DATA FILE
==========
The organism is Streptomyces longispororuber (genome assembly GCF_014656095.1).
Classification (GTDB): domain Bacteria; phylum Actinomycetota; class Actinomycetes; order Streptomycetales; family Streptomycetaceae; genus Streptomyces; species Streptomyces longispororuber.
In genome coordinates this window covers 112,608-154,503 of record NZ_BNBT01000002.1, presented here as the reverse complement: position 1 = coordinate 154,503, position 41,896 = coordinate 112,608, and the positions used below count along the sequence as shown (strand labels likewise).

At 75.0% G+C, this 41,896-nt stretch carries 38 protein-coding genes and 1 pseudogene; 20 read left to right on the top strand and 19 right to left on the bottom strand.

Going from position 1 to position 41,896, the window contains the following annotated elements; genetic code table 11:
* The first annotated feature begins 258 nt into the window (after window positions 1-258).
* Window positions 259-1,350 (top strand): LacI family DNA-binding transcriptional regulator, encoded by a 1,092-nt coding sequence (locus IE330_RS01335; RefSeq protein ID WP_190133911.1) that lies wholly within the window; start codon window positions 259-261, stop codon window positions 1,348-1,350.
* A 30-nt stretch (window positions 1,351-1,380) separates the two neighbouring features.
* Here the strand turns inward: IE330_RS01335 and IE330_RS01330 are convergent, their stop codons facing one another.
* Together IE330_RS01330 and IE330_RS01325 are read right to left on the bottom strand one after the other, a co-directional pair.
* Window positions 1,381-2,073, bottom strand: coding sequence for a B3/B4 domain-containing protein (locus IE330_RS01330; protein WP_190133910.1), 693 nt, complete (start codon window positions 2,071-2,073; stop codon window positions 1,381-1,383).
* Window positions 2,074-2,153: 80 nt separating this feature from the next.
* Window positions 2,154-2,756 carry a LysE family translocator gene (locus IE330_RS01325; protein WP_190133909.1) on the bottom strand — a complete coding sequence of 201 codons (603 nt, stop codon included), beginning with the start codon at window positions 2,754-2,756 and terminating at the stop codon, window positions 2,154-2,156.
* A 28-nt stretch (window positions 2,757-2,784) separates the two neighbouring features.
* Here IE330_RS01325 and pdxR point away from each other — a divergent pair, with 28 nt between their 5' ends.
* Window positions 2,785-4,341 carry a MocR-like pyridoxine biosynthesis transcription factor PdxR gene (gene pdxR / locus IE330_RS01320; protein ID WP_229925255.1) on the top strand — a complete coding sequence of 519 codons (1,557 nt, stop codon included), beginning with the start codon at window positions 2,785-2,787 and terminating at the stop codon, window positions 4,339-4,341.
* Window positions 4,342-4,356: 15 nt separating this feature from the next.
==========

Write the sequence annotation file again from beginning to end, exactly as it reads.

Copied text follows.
The organism is Streptomyces longispororuber (genome assembly GCF_014656095.1).
Classification (GTDB): domain Bacteria; phylum Actinomycetota; class Actinomycetes; order Streptomycetales; family Streptomycetaceae; genus Streptomyces; species Streptomyces longispororuber.
In genome coordinates this window covers 112,608-154,503 of record NZ_BNBT01000002.1, presented here as the reverse complement: position 1 = coordinate 154,503, position 41,896 = coordinate 112,608, and the positions used below count along the sequence as shown (strand labels likewise).

At 75.0% G+C, this 41,896-nt stretch carries 38 protein-coding genes and 1 pseudogene; 20 read left to right on the top strand and 19 right to left on the bottom strand.

Going from position 1 to position 41,896, the window contains the following annotated elements; genetic code table 11:
* The first annotated feature begins 258 nt into the window (after window positions 1-258).
* Window positions 259-1,350 (top strand): LacI family DNA-binding transcriptional regulator, encoded by a 1,092-nt coding sequence (locus IE330_RS01335; RefSeq protein ID WP_190133911.1) that lies wholly within the window; start codon window positions 259-261, stop codon window positions 1,348-1,350.
* A 30-nt stretch (window positions 1,351-1,380) separates the two neighbouring features.
* Here the strand turns inward: IE330_RS01335 and IE330_RS01330 are convergent, their stop codons facing one another.
* Together IE330_RS01330 and IE330_RS01325 are read right to left on the bottom strand one after the other, a co-directional pair.
* Window positions 1,381-2,073, bottom strand: coding sequence for a B3/B4 domain-containing protein (locus IE330_RS01330; protein WP_190133910.1), 693 nt, complete (start codon window positions 2,071-2,073; stop codon window positions 1,381-1,383).
* Window positions 2,074-2,153: 80 nt separating this feature from the next.
* Window positions 2,154-2,756 carry a LysE family translocator gene (locus IE330_RS01325; protein WP_190133909.1) on the bottom strand — a complete coding sequence of 201 codons (603 nt, stop codon included), beginning with the start codon at window positions 2,754-2,756 and terminating at the stop codon, window positions 2,154-2,156.
* A 28-nt stretch (window positions 2,757-2,784) separates the two neighbouring features.
* Here IE330_RS01325 and pdxR point away from each other — a divergent pair, with 28 nt between their 5' ends.
* Window positions 2,785-4,341 carry a MocR-like pyridoxine biosynthesis transcription factor PdxR gene (gene pdxR / locus IE330_RS01320; protein ID WP_229925255.1) on the top strand — a complete coding sequence of 519 codons (1,557 nt, stop codon included), beginning with the start codon at window positions 2,785-2,787 and terminating at the stop codon, window positions 4,339-4,341.
* Window positions 4,342-4,356: 15 nt separating this feature from the next.